Answered by Shaykh Shuaib Ally
Question: Assalam alaykum,
Is junk food impermissible?
Answer: Assalamu ‘alaykum,
I pray that you are well.
It is permissible to consume junk food.
The impermissibility of consuming harmful substances not already mentioned explicitly in revealed texts generally derives from the following principles:
General Principle of Avoidance of Harm
The clearest principle is that it is impermissible to consume anything that causes actual material harm to one’s body, whatever that substance may be.
Consuming what Generally Causes Harm
The clearer the harm or its potential, the more readily its impermissibility is established.
Such cases tend to be clear, as the harm, or potential harm, of these substances or foodstuffs causes them to often already be legally regulated. This therefore serves as a useful guideline if one is unsure about the Islamic permissibility of a certain substance.
Harm can also be realized in the form of materials that are not normally considered food, but nevertheless cause harm when ingested.
An example often given in classical texts is the consumption of dirt or soil. Because its consumption is assumed harmful to the body, it is impermissible to do so.
Consuming what Harms a Specific Individual
Impermissibility can also arise for something that is for the majority of the population harmless, or even wholesome.
However, for a specific individual, or a subset of the population, it does cause material harm, perhaps due to an allergy or pre-existing medical condition.
For such individuals, this otherwise permissible foodstuff is impermissible to consume.
Classical texts sometimes posit that if one were to have a materially adverse reaction to honey, it would become impermissible for that person.
Consuming Mind-Altering Substances
Impermissibility can also arise because a substance is mind-altering, such as occurs with the consumption of certain drugs. This is based on what is understood to be the cause for the prohibition of alcohol.
Such substances are impermissible, even if they are shown to not cause material harm to the body. That is, even if they are not legally regulated, they remain impermissible.
Many such substances do in fact materially harm the body, and therefore combine (at least) two reasons for their impermissibility.
Consuming Addictive and Harmful Substances
Some substances are considered impermissible because they materially harm the body, either once or cumulatively, and are addictive.
That is, even if a single usage of such a substance may not cause irreparable immediate harm to the body, the high frequency of addiction or dependency, and concomitant increased usage, will do so.
In such cases, using the substance even minimally may be considered impermissible.
Smoking cigarettes is overwhelmingly considered impermissible because of their immediate and/or long term harm, as well as their addictive nature, which exacerbates its harm.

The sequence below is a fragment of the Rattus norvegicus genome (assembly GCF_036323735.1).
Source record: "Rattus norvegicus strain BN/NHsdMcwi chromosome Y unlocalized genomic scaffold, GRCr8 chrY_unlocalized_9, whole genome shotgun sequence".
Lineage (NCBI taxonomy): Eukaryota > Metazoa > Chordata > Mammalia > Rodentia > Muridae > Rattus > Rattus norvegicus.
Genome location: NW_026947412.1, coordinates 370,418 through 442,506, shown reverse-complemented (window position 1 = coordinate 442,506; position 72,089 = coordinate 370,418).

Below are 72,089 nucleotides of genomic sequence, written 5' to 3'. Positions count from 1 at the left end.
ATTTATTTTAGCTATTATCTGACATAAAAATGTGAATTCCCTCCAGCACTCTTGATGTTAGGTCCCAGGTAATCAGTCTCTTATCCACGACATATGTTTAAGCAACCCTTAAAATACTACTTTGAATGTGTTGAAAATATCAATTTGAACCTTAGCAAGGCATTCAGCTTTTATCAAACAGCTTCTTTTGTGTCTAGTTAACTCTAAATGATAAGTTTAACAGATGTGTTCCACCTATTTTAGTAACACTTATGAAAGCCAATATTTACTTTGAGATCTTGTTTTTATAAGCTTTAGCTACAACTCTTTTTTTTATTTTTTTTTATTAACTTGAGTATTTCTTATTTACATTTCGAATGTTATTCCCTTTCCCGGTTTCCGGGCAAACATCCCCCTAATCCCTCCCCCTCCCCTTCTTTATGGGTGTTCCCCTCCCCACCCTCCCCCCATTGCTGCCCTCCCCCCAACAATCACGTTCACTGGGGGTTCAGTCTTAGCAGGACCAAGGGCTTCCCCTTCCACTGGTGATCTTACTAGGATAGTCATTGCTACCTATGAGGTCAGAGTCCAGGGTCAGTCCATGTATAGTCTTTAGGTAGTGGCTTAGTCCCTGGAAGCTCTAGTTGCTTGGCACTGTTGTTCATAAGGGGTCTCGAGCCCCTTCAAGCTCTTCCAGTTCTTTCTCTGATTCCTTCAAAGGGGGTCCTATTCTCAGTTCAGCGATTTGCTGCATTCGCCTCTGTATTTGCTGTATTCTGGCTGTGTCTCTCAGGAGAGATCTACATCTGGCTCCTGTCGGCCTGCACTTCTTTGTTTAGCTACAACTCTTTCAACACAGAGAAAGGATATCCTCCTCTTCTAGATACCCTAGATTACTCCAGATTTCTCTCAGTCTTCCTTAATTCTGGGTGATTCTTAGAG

On the Permissibility of Junk Food
Junk food, as a category, does not fit any of the criterion of harm outlined above for rendering a foodstuff impermissible.
That is, its single or even multiple instances of consumption does not usually cause material harm to a healthy individual.
A person can, for example, drink carbonated drink relatively regularly without it materially harming their body, as the harm is assumed to be negligible.
Neither does the consumption of junk food cause real addiction or dependency to the point of causing such harm.
Using the same example, a person having such a drink will not normally be thought to be at risk of becoming addicted or dependent on it, such that their subsequent increased usage will lead to material harm.
Exceptional Cases of Junk Food Consumption
If, however, a person were to consume an amount of junk food, either once, or over a period of time, such that material harm to their body were to occur because of this, such a course of action would be impermissible.
In the above example, were one to have such a drink multiple times a day over a sufficiently long period of time, thereby materially harming their body, this course of excessive consumption would be impermissible.
Because incremental harm is not readily apparent to the average person, an individual’s actions become blameworthy when they become aware, or should be aware, that their actions are causing material harm to their body.
This can be through common sense – say, drinking, seven such drinks daily for a month – or by being informed of such by a trustworthy or reliable medical practitioner.
God knows best.
[Shaykh] Shuaib Ally
Shaykh Shuaib Ally is a scholar who has recently returned to Toronto after completing his studies overseas. He started his studies by completing his MA in Islamic Studies at the University of Toronto in 2008. He went on to study in a number of Islamic disciplines privately with scholars in Saudi Arabia, including Tafsir, Qur’anic Sciences, Shafi’i law, Usul, Hadith, Hadith Methodology, Grammar and Balagha. Shaykh Shuaib currently resides in Toronto.